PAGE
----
MUST END THURSDAY, OCTOBER 13
DIRECTED BY SIERRA PETTENGILL
In the wake of the mid-1960s urban riots, LBJ tasked the Kerner Commission to study their causes, and among their findings: “Our nation is moving toward two societies, one Black, one white. Separate and unequal.” The Commission recommended that the US aggressively address income inequality and institutional racism. The government instead used federal funds to militarize local police forces. “Riotsvilles” were ersatz “towns” constructed by the military to train police in riot control tactics.
Sierra Pettengill reveals stupefying archival footage featuring soldiers playing both the rioters and police. With trenchant narration written by Tobi Haslett, the film suggests that the opportunity to redress historic grievances was tragically and summarily abandoned, and that the blueprint for escalating police and community tensions was established more than 50 years ago.
With support from the Richard Brick, Geri Ashur, and Sara Bershtel Fund for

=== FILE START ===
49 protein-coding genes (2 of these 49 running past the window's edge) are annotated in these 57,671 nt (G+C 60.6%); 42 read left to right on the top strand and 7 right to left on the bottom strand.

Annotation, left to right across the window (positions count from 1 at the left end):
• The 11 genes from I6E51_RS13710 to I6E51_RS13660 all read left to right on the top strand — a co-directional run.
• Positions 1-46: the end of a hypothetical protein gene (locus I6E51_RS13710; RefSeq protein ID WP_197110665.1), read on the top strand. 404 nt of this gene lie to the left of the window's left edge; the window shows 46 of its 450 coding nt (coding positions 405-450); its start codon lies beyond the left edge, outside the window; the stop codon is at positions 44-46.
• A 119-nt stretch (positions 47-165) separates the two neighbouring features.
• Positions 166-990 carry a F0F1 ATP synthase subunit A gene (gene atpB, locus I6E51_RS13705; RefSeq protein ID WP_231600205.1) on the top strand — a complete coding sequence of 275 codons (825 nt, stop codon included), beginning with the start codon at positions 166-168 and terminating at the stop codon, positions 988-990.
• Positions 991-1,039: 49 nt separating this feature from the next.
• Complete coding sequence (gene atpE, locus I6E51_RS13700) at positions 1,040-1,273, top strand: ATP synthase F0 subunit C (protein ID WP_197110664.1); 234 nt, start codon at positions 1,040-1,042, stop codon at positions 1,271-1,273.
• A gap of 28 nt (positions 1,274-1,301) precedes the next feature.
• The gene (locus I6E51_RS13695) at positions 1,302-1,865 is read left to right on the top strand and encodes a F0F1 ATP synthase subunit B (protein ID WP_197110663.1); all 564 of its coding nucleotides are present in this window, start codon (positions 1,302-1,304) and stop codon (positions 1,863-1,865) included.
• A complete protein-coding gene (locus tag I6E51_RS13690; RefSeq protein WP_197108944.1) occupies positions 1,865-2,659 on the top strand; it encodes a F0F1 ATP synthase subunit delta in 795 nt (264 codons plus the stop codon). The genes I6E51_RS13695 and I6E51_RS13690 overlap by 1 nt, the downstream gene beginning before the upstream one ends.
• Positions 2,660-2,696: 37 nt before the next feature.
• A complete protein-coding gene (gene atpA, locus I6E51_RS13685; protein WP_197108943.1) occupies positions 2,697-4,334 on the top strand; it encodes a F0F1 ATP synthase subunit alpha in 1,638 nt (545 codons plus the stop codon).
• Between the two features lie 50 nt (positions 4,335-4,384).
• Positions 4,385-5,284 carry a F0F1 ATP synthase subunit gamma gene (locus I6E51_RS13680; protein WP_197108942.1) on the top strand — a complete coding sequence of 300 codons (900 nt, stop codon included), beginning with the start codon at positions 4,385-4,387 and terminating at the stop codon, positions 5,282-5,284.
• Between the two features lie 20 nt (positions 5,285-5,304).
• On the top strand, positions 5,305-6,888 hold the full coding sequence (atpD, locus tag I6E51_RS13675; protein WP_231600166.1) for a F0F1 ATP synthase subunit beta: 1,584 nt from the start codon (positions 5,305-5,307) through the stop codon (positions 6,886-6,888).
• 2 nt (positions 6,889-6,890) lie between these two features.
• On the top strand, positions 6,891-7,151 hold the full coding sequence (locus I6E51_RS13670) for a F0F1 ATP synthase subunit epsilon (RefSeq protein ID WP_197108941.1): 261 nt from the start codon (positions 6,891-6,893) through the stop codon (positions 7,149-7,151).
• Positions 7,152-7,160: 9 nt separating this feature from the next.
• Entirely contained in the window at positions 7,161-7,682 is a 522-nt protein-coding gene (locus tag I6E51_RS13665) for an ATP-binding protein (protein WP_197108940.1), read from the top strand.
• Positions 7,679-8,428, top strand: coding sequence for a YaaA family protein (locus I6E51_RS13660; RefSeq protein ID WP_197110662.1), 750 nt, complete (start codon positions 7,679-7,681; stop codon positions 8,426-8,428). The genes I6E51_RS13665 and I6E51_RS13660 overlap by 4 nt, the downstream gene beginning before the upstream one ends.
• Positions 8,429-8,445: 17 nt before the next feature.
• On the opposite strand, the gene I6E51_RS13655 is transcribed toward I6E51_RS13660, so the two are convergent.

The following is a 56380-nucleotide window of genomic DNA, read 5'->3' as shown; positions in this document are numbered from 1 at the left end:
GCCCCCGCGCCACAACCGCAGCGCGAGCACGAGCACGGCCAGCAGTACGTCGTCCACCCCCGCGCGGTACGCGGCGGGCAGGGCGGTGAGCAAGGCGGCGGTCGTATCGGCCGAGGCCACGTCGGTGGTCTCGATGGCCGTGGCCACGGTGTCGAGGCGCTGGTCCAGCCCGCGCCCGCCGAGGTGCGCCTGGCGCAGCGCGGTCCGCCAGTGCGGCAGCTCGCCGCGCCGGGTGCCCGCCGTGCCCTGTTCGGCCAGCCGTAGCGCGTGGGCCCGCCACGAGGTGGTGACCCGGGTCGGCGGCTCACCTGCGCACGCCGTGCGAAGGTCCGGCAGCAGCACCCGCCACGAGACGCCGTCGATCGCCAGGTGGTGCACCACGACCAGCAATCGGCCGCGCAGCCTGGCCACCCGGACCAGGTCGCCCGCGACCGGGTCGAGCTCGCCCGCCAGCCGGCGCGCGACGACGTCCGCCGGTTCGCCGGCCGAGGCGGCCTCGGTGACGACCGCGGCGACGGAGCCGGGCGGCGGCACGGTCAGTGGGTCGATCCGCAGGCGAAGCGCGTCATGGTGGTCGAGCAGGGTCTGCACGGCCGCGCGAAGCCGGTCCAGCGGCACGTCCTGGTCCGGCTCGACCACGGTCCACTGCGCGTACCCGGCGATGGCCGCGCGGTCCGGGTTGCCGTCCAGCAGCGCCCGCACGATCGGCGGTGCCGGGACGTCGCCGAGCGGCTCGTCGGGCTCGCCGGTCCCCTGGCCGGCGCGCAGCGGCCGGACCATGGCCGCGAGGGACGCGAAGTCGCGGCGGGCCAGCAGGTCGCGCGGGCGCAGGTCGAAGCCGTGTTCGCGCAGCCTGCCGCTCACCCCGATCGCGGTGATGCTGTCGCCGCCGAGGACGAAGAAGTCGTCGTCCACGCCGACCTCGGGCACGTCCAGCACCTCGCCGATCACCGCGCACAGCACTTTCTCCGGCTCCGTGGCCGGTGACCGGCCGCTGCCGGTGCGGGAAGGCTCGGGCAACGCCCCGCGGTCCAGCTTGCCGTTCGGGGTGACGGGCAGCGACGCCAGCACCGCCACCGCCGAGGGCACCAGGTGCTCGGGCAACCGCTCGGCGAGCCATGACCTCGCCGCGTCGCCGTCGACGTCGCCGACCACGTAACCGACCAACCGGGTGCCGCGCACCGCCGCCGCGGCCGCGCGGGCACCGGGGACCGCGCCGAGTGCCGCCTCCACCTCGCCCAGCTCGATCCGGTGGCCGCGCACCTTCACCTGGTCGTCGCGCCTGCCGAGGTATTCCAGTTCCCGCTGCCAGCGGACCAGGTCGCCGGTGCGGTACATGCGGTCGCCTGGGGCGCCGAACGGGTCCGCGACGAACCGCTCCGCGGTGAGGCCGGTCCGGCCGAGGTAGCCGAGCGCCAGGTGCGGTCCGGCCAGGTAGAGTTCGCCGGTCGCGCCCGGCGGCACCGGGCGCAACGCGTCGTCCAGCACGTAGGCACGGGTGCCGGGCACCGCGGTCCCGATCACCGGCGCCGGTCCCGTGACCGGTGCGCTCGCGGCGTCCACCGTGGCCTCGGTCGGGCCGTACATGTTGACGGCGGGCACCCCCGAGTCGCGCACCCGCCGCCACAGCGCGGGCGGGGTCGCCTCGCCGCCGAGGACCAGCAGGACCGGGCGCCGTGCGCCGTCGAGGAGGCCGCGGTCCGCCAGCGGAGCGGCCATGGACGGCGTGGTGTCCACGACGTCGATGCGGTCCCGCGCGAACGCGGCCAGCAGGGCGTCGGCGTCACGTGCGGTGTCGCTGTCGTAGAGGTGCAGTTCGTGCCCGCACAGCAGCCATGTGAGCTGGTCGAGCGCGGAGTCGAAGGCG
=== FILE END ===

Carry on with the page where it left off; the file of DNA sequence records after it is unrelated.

Social Justice Documentaries.
91 MINS. USA MAGNOLIA PICTURES
“A mesmerizing documentary essay that tracks American anti-Black racism through a wealth of disturbing, at times super-freaky 1960s archival footage…”
– Manohla Dargis, The New York Times
“The mere existence of these places would be enough fodder for a documentary, but filmmaker Sierra Pettengill (THE REAGAN SHOW) uses the footage of the exercises as a jumping off point to examine how the media covered these uprisings, the report on the phenomenon issued by the Johnson administration, and the way the ’68 political conventions provided a real-life chance to test the military’s theories on actual citizens.”
– David Fear, Rolling Stone
“Riveting…with solemnity, conviction and precision. The impressive essay film, composed entirely of archival material from the late 1960s and footage created by the military, is a sobering look at a distressing reality.”
– Lovia Gyarkye, The Hollywood Reporter
“Traces a damning path to today’s militarization of the police and rhetoric that still
echoes in the halls of power.”
– Alissa Wilkinson, Vox
“This footage of Riotsville, a bizarre piece of unreality that also illustrates the grandiose delusion of American policing, is always presented in disquieting fashion –
it’s worth the price of admission alone.”
– Nick Allen, RogerEbert.com